BEIRUT -- Hizbullah's al-Qard al-Hasan association -- a "charity" that acts like a bank and has raised red flags about Lebanon's parallel economy in recent months -- continues to attract unwelcome attention.
Earlier this month, the US Treasury sanctioned seven individuals in connection with Hizbullah and al-Qard al-Hasan, its "financial firm". (The Treasury had sanctioned al-Qard al-Hasan in 2007).
Hizbullah has used the association as a cover "to manage its financial activities and gain access to the international financial system", the Treasury said in its May 11 announcement.
One of the designated individuals is Ibrahim Ali Daher, who is in charge of the unit that oversees Hizbullah's overall budget and spending. According to the Treasury, this includes funding the party's operations and killing its opponents.
The other six facing sanctions are Ahmad Mohamad Yazbeck, Abbas Hassan Gharib, Wahid Mahmud Subayti, Mostafa Habib Harb, Ezzat Youssef Akar and Hasan Chehadeh Othman.
They were designated for having acted or purported to act for or on behalf of al-Qard al-Hasan, directly or indirectly, the Treasury said, accusing them of participating in "shadow" banking activity.
They used the cover of personal accounts at certain Lebanese banks, including Jammal Trust Bank, which also is under US sanctions, to evade sanctions targeting the association and transfer approximately $500 million on its behalf.
"From the highest levels of Hizbullah's financial apparatus to working level individuals, Hizbullah continues to abuse the Lebanese financial sector," said Andrea Gacki, director of the Treasury's Office of Foreign Assets Control.
She accused the Iran-backed party of draining Lebanon's financial resources "at an already dire time", noting that "such actions demonstrate Hizbullah's disregard for financial stability, transparency or accountability in Lebanon".
'Shadow' banking activity
A source who asked that only his first name, "Haidar", be used said he deposited his wife's gold as collateral with al-Qard al-Hasan for a loan of $1,000 a few years ago, "but after paying the full amount several months later, I did not get the collateral back, and many others have had the same experience".
While al-Qard al-Hasan purports to serve the Lebanese people, in practice it illicitly moves funds through shell accounts and facilitators, exposing Lebanese financial institutions to possible sanctions, the Treasury said.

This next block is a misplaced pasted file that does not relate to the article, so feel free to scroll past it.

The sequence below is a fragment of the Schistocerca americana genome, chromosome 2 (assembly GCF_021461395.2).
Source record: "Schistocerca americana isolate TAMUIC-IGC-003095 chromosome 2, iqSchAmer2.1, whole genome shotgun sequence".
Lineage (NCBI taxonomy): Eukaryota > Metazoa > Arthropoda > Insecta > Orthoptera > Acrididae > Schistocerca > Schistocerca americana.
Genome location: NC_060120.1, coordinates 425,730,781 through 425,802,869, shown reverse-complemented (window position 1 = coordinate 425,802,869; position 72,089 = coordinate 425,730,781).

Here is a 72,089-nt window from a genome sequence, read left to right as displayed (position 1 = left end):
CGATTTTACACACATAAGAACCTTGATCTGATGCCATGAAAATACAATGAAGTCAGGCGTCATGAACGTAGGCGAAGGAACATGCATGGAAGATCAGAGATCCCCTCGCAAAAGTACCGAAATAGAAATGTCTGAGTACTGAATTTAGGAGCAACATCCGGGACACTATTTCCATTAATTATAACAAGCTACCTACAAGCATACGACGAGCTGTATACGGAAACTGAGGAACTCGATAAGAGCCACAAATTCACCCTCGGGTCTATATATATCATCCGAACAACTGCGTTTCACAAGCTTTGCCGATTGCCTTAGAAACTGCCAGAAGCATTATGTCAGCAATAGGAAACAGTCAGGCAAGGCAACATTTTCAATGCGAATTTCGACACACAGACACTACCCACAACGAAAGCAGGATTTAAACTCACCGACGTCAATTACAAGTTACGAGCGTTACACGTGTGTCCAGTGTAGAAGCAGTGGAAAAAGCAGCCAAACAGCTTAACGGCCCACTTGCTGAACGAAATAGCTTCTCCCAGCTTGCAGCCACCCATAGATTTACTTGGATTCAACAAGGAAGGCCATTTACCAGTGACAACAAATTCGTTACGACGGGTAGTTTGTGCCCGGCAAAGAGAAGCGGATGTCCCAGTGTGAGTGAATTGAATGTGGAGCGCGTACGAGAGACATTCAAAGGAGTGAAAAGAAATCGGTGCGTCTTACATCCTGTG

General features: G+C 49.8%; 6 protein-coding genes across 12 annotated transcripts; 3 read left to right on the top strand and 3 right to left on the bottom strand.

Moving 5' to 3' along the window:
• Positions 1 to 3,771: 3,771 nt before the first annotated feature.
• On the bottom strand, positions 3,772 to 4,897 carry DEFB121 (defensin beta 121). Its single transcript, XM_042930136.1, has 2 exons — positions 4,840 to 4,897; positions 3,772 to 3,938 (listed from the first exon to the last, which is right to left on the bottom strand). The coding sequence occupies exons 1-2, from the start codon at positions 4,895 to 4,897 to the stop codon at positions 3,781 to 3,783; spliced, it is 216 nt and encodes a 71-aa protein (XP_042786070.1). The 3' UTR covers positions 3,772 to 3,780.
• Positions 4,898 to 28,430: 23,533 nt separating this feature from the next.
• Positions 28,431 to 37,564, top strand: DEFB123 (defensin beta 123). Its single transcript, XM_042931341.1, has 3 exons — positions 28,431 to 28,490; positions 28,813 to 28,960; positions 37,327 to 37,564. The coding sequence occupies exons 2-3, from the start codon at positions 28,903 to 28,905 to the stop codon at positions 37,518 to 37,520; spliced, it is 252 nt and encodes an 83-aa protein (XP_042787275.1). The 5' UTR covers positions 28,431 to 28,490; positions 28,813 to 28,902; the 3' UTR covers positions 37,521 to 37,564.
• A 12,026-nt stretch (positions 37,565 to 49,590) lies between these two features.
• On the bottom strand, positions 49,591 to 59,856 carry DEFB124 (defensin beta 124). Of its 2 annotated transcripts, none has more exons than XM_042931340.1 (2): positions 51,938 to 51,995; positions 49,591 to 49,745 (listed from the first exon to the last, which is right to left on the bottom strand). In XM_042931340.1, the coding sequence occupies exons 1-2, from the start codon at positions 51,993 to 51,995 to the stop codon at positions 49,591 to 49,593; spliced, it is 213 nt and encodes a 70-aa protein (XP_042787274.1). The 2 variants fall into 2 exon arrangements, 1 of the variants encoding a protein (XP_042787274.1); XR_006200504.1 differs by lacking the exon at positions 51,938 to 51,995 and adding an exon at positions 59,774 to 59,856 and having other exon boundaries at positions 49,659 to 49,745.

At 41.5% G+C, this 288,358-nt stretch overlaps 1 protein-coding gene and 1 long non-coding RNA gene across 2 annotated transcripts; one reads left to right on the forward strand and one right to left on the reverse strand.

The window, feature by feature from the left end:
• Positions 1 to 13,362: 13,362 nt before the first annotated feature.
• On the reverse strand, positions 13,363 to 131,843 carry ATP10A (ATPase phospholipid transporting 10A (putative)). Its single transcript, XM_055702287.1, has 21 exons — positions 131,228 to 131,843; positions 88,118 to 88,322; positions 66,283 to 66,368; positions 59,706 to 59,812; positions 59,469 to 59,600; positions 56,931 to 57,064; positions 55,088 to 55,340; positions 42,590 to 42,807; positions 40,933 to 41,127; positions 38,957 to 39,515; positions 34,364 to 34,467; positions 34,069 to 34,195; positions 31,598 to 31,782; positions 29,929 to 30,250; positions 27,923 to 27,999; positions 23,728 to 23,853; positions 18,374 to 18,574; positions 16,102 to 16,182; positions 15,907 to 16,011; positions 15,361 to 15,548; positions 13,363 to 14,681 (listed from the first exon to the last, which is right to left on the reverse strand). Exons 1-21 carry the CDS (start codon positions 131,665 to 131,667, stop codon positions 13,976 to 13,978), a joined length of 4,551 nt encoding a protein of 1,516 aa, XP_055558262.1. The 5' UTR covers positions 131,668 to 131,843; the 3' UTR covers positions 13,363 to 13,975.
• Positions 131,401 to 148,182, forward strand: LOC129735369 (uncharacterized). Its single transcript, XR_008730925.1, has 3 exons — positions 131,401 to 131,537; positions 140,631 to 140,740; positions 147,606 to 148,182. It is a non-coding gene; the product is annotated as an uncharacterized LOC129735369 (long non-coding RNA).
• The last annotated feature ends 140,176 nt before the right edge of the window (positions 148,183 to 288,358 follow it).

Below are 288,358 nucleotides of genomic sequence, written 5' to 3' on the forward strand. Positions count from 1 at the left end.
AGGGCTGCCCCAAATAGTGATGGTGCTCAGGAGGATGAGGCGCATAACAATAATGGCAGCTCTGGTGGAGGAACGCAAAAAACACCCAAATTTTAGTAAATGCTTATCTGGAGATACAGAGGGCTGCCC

It poses as a non-governmental organisation, under the cover of a Ministry of Interior-granted license, providing services characteristic of a bank in support of Hizbullah while evading proper licensing and regulatory supervision.
"By hoarding hard currency that is desperately needed by the Lebanese economy, al-Qard al-Hasan allows Hizbullah to build its own support base and compromise the stability of the Lebanese state," the Treasury said.
The six designated al-Qard al-Hasan officials all participated in evasive "shadow" banking activity, maintaining joint bank accounts in Lebanese banks that enabled them to transfer money within the formal financial system.
They were able to do this over the course of a decade, conducting money transfers via "shadow accounts" on Hizbullah's behalf despite existing sanctions against al-Qard al-Hasan, the Treasury said.
According to a banking expert whose work focuses on combatting money laundering and counter-terrorism financing, the Ministry of Interior generally grants Notices of Recognition to associations and NGOs without scrutinising their activities.
Al-Qard al-Hasan creates fraudulent accounts at banks using the names of individuals who do not appear on international sanctions lists, said the expert, speaking on condition of anonymity.
"It also establishes shell companies that possess a commercial register and official documents to fool authorities into thinking that they are generating profit and income, while in reality they are empty shells with no economic or commercial activity," he said.
Illegal funding tool for Hizbullah
Al-Qard al-Hasan is a reflection of Hizbullah's "arrogance in dealing with the law", said lawyer Majd Harb.
"This firm is neither legal in the financial sense, as it is not a registered bank according to relevant financial regulations, nor is it a legally registered charity organisation," he said.
"Firms that extend financial credit must be registered with the Central Bank of Lebanon (BDL) and must carry out their credit activities through banks... but this firm does not meet either condition," he said.
Al-Qard al-Hasan is "an illegal financial tool" used by Hizbullah, which poses a threat to Lebanon's financial stability, said Antoine Farah, an economic editor at al-Joumhouriya daily.
The recent US sanctions are aimed at exposing al-Qard al-Hasan's illegal financial operations, he added, noting that the association is widely regarded as a financial institution intended to empower Hizbullah.
The association does not operate through the Lebanese banking sector, and is not controlled by financial authorities, he said, but rather operates as an uncontrolled financial entity in the country.